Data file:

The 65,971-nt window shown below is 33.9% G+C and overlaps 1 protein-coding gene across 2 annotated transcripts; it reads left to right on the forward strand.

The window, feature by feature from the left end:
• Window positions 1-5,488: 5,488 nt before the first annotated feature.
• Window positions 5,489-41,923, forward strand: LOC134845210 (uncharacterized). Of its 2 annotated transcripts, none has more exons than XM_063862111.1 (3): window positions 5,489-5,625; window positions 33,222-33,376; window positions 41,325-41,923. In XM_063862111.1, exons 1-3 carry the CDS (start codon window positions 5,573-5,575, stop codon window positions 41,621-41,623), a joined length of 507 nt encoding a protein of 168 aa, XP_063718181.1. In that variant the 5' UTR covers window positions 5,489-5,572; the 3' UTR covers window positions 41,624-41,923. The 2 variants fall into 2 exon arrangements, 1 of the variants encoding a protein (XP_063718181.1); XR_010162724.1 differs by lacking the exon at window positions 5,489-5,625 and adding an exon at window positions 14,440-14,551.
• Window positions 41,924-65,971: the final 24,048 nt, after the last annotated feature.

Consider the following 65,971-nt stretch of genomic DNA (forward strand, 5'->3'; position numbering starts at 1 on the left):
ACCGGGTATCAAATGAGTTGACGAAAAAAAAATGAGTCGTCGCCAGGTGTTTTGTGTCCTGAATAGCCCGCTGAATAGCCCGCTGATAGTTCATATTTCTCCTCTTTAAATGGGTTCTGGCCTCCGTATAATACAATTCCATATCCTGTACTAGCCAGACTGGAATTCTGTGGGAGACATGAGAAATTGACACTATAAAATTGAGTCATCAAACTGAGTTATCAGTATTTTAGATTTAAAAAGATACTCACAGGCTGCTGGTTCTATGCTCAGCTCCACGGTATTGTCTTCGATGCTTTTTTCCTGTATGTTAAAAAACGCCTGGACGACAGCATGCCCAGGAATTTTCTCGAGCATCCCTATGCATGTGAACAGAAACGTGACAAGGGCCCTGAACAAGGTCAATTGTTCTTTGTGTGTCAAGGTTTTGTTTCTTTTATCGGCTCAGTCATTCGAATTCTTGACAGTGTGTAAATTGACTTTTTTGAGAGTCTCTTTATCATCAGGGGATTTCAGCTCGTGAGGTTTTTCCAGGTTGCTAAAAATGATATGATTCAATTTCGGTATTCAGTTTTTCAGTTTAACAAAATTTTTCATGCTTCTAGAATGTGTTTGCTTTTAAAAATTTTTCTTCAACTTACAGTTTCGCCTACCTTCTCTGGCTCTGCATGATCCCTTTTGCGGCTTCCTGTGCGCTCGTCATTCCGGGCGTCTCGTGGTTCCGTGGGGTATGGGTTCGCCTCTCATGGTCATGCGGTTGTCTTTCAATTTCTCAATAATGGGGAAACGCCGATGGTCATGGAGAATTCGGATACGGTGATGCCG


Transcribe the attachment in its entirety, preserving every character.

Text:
The 65,971-nt window shown below is 33.9% G+C and overlaps 1 protein-coding gene across 2 annotated transcripts; it reads left to right on the forward strand.

The window, feature by feature from the left end:
• Window positions 1-5,488: 5,488 nt before the first annotated feature.
• Window positions 5,489-41,923, forward strand: LOC134845210 (uncharacterized). Of its 2 annotated transcripts, none has more exons than XM_063862111.1 (3): window positions 5,489-5,625; window positions 33,222-33,376; window positions 41,325-41,923. In XM_063862111.1, exons 1-3 carry the CDS (start codon window positions 5,573-5,575, stop codon window positions 41,621-41,623), a joined length of 507 nt encoding a protein of 168 aa, XP_063718181.1. In that variant the 5' UTR covers window positions 5,489-5,572; the 3' UTR covers window positions 41,624-41,923. The 2 variants fall into 2 exon arrangements, 1 of the variants encoding a protein (XP_063718181.1); XR_010162724.1 differs by lacking the exon at window positions 5,489-5,625 and adding an exon at window positions 14,440-14,551.
• Window positions 41,924-65,971: the final 24,048 nt, after the last annotated feature.

Consider the following 65,971-nt stretch of genomic DNA (forward strand, 5'->3'; position numbering starts at 1 on the left):
ACCGGGTATCAAATGAGTTGACGAAAAAAAAATGAGTCGTCGCCAGGTGTTTTGTGTCCTGAATAGCCCGCTGAATAGCCCGCTGATAGTTCATATTTCTCCTCTTTAAATGGGTTCTGGCCTCCGTATAATACAATTCCATATCCTGTACTAGCCAGACTGGAATTCTGTGGGAGACATGAGAAATTGACACTATAAAATTGAGTCATCAAACTGAGTTATCAGTATTTTAGATTTAAAAAGATACTCACAGGCTGCTGGTTCTATGCTCAGCTCCACGGTATTGTCTTCGATGCTTTTTTCCTGTATGTTAAAAAACGCCTGGACGACAGCATGCCCAGGAATTTTCTCGAGCATCCCTATGCATGTGAACAGAAACGTGACAAGGGCCCTGAACAAGGTCAATTGTTCTTTGTGTGTCAAGGTTTTGTTTCTTTTATCGGCTCAGTCATTCGAATTCTTGACAGTGTGTAAATTGACTTTTTTGAGAGTCTCTTTATCATCAGGGGATTTCAGCTCGTGAGGTTTTTCCAGGTTGCTAAAAATGATATGATTCAATTTCGGTATTCAGTTTTTCAGTTTAACAAAATTTTTCATGCTTCTAGAATGTGTTTGCTTTTAAAAATTTTTCTTCAACTTACAGTTTCGCCTACCTTCTCTGGCTCTGCATGATCCCTTTTGCGGCTTCCTGTGCGCTCGTCATTCCGGGCGTCTCGTGGTTCCGTGGGGTATGGGTTCGCCTCTCATGGTCATGCGGTTGTCTTTCAATTTCTCAATAATGGGGAAACGCCGATGGTCATGGAGAATTCGGATACGGTGATGCCG